By Alek Sigley, founder of Tongil Tours and postgraduate student at Kim Il Sung University.
This is a diary entry from Saturday the 19th of May, 2018.
Today’s weather was beautiful. The temperature, warm, and the sky, perfectly blue and clear, and a deep, dark blue at the edges. Sometimes there’s a bit of white haze, presumably due to the coal plant, but today I couldn’t see any at all. The little white balls of fluff from the poplar trees were floating about everywhere, lending a magical atmosphere to outside. It was a perfect spring day.
Victor (a Kim Il Sung University foreign student from France) and I decided to go for a walk in Moranbong Park, a huge park and forested area along the Taedong River in the centre of Pyongyang (Pyongyang’s Central Park perhaps?). We left at about 10:30am. We walked there from the dormitory, past the West gate of Kim Il Sung University and into the park through a secret back entrance near the Chongryu Tunnel I had found out about from some of the other foreign students.
Once inside the park, we had a look at a pavilion called Ondallu (온달루), and enjoyed the view from inside.
There were a fair few people around today. People were playing badminton without a net right in the middle of the footpath, others were playing volleyball and chess, and down near Kim Il Sung Stadium there were some tennis games taking place (they have tennis courts down there). There were young couples on dates, and groups of friends enjoying the scenery, grandparents and parents with toddlers, and old folk picnicking.
We then climbed up to choisungdae (최승대), which I was told has the best view. Once up there, we could see the May the 1st Stadium, the Taedong River, East Pyongyang, and Ryomyong Street. Or bits of them at least, since much of the view was obscured by foliage.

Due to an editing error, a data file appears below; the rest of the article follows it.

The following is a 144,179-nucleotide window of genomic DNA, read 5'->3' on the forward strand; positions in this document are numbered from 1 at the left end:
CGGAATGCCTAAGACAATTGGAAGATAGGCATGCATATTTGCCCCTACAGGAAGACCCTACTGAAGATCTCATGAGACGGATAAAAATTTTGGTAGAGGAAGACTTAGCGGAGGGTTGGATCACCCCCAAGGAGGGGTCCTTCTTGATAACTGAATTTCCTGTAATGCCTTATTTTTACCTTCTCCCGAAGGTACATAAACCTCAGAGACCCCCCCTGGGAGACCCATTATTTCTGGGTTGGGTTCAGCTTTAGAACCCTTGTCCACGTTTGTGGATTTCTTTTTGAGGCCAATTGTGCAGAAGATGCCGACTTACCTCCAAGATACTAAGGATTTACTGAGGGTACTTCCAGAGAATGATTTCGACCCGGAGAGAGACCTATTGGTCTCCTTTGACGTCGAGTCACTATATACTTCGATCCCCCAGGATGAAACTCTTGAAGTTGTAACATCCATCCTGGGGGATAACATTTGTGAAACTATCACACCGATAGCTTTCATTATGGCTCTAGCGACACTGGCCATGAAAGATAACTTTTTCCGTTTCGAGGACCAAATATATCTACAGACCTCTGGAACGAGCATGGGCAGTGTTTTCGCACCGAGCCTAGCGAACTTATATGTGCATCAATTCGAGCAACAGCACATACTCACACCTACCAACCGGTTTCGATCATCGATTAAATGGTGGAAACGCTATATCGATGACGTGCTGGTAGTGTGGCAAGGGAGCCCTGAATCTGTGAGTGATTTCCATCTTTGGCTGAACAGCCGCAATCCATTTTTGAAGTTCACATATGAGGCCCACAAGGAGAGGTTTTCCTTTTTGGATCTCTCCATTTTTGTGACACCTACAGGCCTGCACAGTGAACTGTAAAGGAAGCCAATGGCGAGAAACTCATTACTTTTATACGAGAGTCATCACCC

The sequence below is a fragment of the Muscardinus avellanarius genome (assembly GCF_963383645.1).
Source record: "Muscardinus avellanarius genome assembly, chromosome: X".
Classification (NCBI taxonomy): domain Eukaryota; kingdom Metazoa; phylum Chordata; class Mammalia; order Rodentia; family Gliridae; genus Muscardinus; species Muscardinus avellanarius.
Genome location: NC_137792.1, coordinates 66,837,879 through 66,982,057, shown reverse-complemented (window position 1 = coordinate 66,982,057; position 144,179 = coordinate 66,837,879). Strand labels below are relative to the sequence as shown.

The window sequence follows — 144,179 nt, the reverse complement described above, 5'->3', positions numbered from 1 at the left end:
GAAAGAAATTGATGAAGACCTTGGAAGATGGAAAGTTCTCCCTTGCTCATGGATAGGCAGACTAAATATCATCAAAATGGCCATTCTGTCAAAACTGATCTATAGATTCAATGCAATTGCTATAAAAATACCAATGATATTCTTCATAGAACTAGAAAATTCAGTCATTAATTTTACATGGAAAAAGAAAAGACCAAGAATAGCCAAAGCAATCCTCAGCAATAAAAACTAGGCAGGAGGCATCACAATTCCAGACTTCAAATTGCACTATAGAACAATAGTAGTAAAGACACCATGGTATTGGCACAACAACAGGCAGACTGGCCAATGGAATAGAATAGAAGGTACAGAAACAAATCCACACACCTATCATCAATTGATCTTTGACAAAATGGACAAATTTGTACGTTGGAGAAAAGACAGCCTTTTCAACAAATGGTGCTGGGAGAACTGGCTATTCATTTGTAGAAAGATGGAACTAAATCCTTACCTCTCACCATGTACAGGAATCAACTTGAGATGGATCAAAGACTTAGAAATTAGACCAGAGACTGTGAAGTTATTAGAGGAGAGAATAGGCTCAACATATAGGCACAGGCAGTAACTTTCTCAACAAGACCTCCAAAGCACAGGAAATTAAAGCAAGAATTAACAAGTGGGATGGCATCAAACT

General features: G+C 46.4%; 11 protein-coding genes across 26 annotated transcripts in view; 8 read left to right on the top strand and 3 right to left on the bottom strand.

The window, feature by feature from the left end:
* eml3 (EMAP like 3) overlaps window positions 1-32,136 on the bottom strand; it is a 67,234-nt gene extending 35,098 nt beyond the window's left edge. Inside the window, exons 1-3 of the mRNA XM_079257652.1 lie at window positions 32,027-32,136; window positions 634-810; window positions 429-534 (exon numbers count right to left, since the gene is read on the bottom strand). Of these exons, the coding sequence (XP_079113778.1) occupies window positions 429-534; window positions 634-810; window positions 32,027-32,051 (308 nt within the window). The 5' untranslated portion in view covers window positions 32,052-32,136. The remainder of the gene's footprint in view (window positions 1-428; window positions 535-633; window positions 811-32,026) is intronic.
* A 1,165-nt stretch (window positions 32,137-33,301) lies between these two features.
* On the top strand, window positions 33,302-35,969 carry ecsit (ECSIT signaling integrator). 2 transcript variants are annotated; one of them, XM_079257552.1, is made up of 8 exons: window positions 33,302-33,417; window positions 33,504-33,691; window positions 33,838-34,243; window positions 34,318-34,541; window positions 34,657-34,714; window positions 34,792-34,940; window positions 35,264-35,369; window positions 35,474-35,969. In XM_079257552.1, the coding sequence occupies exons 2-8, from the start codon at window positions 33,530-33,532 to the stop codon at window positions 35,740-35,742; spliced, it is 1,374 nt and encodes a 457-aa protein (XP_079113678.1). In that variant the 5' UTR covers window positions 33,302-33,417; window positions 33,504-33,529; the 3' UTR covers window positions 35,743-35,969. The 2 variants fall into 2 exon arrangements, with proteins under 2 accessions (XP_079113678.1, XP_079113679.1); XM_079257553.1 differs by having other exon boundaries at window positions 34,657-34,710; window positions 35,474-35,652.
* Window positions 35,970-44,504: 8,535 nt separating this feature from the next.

At Hyonmu Gate (현무문) we talked to an old lady who was taking her two young grandchildren out for a walk. She explained that the gate was from the Koguryo period. She asked us where we were from and what we were doing in Pyongyang. After Victor told her he was from France, she said a few French words that she knew, including camarade, French for “comrade”. Upon saying farewell, she told us to “study hard and become brilliant people” (공부를 잘 하시고 훌륭항 사람이 되십시오).
I had been to Moranbong Park a few times before as a tourist, but it was nice to be able to come back as a student and spend a good couple of hours here, rather than being rushed through, and go in whichever direction we pleased. Walking further, we saw squirrels leaping about, and caterpillars dangling from long threads down from tree branches. Finally, we reached Kim Il Sung Stadium at the other end of the park, and decided to go over to the nearby Puksae (북새) neighborhood for lunch.